Healthy Food

Healthy Food

Overview

Healthcare facilities, particularly hospitals, are working to deliver healthier and more sustainable food choices to patients and the community. By offering more fruits and vegetables, minimizing meat-based meals, purchasing more local and organic foods, reducing or removing fried foods, hosting on-site farmer’s markets, and advocating for healthier vending machine options, the healthcare industry is investing in the idea that healthier inputs lead to healthier lives. In addition, these practices can have an environmental benefit. Below you will find project ideas and resources to help you make changes that result in healthier and more sustainable food options.

Healthy Food in Healthcare Pledge – Health Care Without Harm

The Healthy Food in Health Care program was started in 2005 by the national non-profit organizational Health Care Without Harm. The program works with hospitals across the country to “help improve the sustainability of their food services.” Their website contains case studies, research, and resources on why and how healthcare facilities can advocate for healthier food options in their own on-site food service operations. They also developed a Healthy Food in Health Care Pledge that hospitals can sign to show their commitment to this important work. As of 2014, more than 500 hospitals and 7 large food service contractors had signed the pledge.

Health Care Without Harm also provides ideas for projects that healthcare facilities can implement to improve the overall sustainability of their food services. Called A Menu of Options, it suggests the following:

  1. Start the conversation about healthy food
  2. Contract with a GPO, distributor, or food service provider that supports healthy food
  3. Institute purchasing policies for meat and poultry raised without non-therapeutic antibiotics
  4. Model local, nutritious, sustainable food at conferences, meetings, and workshops
  5. Buy milk produced without Recombinant Bovine Growth Hormone (rBGH)
  6. Buy organic and other certified food
  7. Consider establishing an overarching food policy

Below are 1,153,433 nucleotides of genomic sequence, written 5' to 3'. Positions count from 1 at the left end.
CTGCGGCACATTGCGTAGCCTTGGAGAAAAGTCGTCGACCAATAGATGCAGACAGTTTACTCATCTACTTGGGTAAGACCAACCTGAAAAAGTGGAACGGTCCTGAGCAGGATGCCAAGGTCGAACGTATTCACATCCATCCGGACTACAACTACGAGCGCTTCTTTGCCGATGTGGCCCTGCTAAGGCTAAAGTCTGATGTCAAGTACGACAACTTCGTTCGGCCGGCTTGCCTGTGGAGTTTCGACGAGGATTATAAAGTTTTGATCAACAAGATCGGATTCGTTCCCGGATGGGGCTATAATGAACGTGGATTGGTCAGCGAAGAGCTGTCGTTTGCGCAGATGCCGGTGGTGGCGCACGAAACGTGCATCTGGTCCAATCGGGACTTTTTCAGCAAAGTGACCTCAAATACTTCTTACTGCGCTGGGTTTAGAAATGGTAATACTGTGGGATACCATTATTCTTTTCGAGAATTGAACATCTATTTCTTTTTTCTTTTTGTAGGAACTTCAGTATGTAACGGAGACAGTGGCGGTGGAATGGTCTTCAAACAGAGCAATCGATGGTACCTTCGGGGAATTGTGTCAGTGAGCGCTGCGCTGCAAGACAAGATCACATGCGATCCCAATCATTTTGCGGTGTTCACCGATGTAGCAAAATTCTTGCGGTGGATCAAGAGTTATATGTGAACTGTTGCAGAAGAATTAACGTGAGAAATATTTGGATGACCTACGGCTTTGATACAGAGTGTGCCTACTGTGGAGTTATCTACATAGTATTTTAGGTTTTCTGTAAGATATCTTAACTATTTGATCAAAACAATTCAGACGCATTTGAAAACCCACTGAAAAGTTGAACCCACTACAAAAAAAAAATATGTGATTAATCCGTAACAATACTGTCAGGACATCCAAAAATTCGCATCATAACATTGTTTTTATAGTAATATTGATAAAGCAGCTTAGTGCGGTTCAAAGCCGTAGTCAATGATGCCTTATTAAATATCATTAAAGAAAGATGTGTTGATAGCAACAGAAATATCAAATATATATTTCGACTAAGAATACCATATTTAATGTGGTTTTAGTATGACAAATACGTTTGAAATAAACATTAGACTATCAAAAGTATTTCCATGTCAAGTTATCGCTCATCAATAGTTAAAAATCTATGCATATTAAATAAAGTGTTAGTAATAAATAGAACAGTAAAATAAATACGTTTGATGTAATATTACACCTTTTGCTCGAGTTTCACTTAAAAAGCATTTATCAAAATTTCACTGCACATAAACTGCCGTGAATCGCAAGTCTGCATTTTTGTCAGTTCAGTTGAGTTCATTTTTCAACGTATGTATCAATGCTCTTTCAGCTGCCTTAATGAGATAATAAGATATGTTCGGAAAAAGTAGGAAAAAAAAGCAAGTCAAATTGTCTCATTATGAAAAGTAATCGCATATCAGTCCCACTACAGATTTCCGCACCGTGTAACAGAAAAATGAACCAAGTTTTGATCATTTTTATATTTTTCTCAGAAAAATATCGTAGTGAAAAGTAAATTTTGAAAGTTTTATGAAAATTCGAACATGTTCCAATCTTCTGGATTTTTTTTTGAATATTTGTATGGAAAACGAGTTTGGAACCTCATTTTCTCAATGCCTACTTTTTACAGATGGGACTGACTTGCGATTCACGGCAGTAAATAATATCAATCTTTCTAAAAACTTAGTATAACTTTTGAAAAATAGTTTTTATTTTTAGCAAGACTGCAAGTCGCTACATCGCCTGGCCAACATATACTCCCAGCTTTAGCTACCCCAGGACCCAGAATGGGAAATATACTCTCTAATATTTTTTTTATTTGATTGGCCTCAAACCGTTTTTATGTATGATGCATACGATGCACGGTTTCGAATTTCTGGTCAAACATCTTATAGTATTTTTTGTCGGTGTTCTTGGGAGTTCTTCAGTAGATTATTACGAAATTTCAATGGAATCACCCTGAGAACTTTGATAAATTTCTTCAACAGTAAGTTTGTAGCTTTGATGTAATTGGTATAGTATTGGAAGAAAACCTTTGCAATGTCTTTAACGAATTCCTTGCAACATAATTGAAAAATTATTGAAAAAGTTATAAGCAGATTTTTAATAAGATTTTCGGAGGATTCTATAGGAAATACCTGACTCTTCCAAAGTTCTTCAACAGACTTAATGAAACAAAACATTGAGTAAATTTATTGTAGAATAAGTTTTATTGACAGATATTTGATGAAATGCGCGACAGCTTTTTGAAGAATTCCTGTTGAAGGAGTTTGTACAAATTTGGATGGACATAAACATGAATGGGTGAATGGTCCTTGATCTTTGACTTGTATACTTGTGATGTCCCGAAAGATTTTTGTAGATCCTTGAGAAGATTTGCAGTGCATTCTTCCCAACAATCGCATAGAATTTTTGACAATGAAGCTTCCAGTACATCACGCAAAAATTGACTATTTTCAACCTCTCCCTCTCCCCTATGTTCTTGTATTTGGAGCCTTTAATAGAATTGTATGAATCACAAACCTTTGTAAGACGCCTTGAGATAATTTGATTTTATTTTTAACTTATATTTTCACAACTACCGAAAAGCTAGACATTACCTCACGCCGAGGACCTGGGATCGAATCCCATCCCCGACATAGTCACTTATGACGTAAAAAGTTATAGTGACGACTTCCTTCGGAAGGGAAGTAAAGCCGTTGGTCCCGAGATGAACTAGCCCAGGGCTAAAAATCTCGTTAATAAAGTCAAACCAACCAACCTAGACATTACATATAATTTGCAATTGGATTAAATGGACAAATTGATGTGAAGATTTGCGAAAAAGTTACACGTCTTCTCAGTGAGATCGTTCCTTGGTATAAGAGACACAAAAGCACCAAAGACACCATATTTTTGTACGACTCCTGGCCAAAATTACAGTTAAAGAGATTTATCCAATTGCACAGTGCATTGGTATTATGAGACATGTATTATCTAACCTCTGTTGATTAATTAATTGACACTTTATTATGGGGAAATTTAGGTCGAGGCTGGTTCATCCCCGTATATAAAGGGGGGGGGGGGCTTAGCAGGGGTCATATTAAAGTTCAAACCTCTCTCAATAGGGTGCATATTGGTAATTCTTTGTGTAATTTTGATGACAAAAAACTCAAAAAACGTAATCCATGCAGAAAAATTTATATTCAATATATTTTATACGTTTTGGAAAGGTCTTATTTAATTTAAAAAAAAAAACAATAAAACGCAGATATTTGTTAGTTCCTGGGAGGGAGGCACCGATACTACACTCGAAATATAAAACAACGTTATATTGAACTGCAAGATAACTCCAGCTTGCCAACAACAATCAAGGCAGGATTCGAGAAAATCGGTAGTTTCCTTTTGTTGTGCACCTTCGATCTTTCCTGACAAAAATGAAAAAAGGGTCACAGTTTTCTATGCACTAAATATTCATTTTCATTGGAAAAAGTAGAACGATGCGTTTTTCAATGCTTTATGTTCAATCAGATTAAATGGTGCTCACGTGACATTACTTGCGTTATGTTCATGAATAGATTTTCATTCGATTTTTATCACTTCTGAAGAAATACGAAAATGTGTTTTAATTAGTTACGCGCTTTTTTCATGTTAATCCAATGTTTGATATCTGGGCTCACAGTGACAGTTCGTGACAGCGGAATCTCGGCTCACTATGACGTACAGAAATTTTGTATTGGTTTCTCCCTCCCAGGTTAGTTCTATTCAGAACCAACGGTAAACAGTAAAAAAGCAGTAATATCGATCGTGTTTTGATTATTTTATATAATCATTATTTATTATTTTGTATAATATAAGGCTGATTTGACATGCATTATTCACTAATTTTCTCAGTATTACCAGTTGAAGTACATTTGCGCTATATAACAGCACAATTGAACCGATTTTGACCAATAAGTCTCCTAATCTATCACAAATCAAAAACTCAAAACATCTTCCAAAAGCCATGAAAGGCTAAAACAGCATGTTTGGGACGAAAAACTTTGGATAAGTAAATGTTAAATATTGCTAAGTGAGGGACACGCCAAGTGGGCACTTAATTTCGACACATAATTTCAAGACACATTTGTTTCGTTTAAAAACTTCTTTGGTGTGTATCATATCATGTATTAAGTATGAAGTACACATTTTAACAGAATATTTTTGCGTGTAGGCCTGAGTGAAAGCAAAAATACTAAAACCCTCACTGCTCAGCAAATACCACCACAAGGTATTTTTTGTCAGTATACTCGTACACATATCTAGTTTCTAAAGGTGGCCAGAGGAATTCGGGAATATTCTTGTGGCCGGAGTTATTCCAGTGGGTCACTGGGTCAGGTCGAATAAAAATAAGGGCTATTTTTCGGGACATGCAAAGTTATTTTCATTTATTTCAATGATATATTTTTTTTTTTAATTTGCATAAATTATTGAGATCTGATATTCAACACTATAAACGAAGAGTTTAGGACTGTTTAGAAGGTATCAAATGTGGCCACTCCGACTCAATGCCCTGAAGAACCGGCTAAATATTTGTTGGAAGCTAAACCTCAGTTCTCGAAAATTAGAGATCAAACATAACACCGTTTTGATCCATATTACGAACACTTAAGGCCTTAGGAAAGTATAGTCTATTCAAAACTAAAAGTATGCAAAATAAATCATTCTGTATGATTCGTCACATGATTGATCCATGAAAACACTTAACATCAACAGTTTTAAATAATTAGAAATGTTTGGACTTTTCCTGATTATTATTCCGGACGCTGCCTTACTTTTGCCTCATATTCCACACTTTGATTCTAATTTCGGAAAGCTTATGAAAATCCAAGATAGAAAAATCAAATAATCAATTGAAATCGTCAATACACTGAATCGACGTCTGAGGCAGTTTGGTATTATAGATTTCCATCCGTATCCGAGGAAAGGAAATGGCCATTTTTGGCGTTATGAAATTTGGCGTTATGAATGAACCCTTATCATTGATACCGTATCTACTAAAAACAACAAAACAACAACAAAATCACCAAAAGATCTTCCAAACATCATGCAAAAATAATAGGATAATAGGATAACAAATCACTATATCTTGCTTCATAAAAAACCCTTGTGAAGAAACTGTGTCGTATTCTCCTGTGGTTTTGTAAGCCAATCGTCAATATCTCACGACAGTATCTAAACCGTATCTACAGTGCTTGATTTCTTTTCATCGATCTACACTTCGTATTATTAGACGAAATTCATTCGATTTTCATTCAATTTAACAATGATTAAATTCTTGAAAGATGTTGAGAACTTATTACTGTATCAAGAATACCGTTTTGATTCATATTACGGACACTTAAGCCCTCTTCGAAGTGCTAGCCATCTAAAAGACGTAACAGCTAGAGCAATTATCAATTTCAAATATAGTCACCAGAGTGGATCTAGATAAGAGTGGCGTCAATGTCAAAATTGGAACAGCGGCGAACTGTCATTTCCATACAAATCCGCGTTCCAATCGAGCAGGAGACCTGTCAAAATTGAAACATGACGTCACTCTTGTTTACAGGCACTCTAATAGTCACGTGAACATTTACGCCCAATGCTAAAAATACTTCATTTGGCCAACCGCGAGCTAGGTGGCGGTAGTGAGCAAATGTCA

8. Buy from local producers
  9. Become a fast-food free zone
  10. Limit use of vending machines and replace unhealthy snacks with healthy choices
  11. Host a farmers’ market on hospital grounds
  12. Create hospital gardens to grow fresh produce and flowers
  13. Compost, divert and reduce food waste
  14. Buy certified coffee

Practice Greenhealth, Health Care Without Harm’s sister organization, also has resources available online pertaining to Healthier Food.

Healthier Food Challenge – Healthier Hospitals Initiative

The Healthier Hospitals Initiative (HHI) is a free program available to all healthcare institutions in the U.S. There are six challenges for healthcare: engaged leadership, leaner energy, less waste, safer chemicals, smarter purchasing, and healthier food. The healthier food initiative asks participants to sign the Healthy Food in Health Care Pledge, as well as commit to up to three challenges: the Balanced Menu Challenge, the Healthy Beverages Challenge, and the Local/Sustainable Food Challenge.

 

Farm to Hospital – Institute for Agriculture and Trade Policy

In 2012 and 2013, the non-profit Institute for Agriculture and Trade Policy (IATP), based in Minneapolis, conducted a large project to study how sustainable farmers can become better connected to hospitals. Using a grant from the Sustainable Agriculture Research and Education project (SARE), the IATP partnered with several Minnesota-based hospitals and sustainable farmers to study barriers and successes for including more sustainable, local, and organic food on hospital menus. The culmination of their study was a Farm to Hospital Toolkit that offers strategies, research, and ideas on how hospitals can become more involved in these efforts. More information can be accessed on IATP’s Farm to Hospital webpage.

IATP found a number of benefits from healthcare facilities and sustainable farmers partnering together to make healthy food a priority. Benefits include:

  1. Increased patient and employee satisfaction
  2. Improved public image
  3. Reduced farmer and farm worker exposure to health-threatening chemicals
  4. Improved rural water quality
  5. Improved soil health
  6. Reduced use of antibiotics for routine, nontherapeutic agricultural purposes
  7. Improved economic health for rural communities
  8. New revenue sources for sustainable farmers and producers
  9. More diverse markets for sustainable farmers and producers
  10. Increased access to healthier food
  11. Greater understanding of where food originates and how it is produced

MnTAP’s Pollution Prevention Work with Food Processors

Though out of scope for healthcare, MnTAP does work with food processors on pollution prevention strategies. On our Food Processors webpage, you can find links to the following information for food processors:

  1. Waste reduction
  2. Water and waste water
  3. Energy efficiency
  4. Food by-products
  5. Resources and associations
  6. Regulatory information
  7. Case studies and past intern projects